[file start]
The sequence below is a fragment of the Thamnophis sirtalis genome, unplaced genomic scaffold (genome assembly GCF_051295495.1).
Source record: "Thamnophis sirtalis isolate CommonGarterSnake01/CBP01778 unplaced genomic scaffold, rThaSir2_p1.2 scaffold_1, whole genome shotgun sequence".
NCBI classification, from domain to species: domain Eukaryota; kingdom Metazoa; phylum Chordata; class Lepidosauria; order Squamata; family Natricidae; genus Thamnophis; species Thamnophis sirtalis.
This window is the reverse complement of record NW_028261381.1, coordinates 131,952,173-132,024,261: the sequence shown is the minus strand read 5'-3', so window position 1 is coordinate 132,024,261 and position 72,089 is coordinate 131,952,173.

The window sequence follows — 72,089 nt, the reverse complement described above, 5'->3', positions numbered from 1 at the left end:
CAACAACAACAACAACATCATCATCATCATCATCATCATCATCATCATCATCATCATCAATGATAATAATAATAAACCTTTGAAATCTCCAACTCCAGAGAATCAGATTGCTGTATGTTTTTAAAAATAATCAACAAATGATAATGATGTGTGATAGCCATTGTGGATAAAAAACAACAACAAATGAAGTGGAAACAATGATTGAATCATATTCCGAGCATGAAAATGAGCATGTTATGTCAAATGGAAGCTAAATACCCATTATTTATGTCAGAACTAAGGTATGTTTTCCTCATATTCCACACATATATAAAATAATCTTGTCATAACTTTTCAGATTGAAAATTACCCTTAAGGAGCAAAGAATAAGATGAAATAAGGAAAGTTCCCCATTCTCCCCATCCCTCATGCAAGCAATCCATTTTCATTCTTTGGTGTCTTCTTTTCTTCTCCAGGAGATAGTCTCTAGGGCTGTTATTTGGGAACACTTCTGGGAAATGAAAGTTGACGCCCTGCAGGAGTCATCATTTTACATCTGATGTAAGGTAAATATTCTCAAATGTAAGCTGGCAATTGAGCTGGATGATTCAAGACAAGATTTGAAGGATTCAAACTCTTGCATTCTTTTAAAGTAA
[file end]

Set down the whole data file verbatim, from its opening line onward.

The sequence below is a fragment of the Thamnophis sirtalis genome, unplaced genomic scaffold (genome assembly GCF_051295495.1).
Source record: "Thamnophis sirtalis isolate CommonGarterSnake01/CBP01778 unplaced genomic scaffold, rThaSir2_p1.2 scaffold_1, whole genome shotgun sequence".
NCBI classification, from domain to species: domain Eukaryota; kingdom Metazoa; phylum Chordata; class Lepidosauria; order Squamata; family Natricidae; genus Thamnophis; species Thamnophis sirtalis.
This window is the reverse complement of record NW_028261381.1, coordinates 131,952,173-132,024,261: the sequence shown is the minus strand read 5'-3', so window position 1 is coordinate 132,024,261 and position 72,089 is coordinate 131,952,173.

The window sequence follows — 72,089 nt, the reverse complement described above, 5'->3', positions numbered from 1 at the left end:
CAACAACAACAACAACATCATCATCATCATCATCATCATCATCATCATCATCATCATCAATGATAATAATAATAAACCTTTGAAATCTCCAACTCCAGAGAATCAGATTGCTGTATGTTTTTAAAAATAATCAACAAATGATAATGATGTGTGATAGCCATTGTGGATAAAAAACAACAACAAATGAAGTGGAAACAATGATTGAATCATATTCCGAGCATGAAAATGAGCATGTTATGTCAAATGGAAGCTAAATACCCATTATTTATGTCAGAACTAAGGTATGTTTTCCTCATATTCCACACATATATAAAATAATCTTGTCATAACTTTTCAGATTGAAAATTACCCTTAAGGAGCAAAGAATAAGATGAAATAAGGAAAGTTCCCCATTCTCCCCATCCCTCATGCAAGCAATCCATTTTCATTCTTTGGTGTCTTCTTTTCTTCTCCAGGAGATAGTCTCTAGGGCTGTTATTTGGGAACACTTCTGGGAAATGAAAGTTGACGCCCTGCAGGAGTCATCATTTTACATCTGATGTAAGGTAAATATTCTCAAATGTAAGCTGGCAATTGAGCTGGATGATTCAAGACAAGATTTGAAGGATTCAAACTCTTGCATTCTTTTAAAGTAA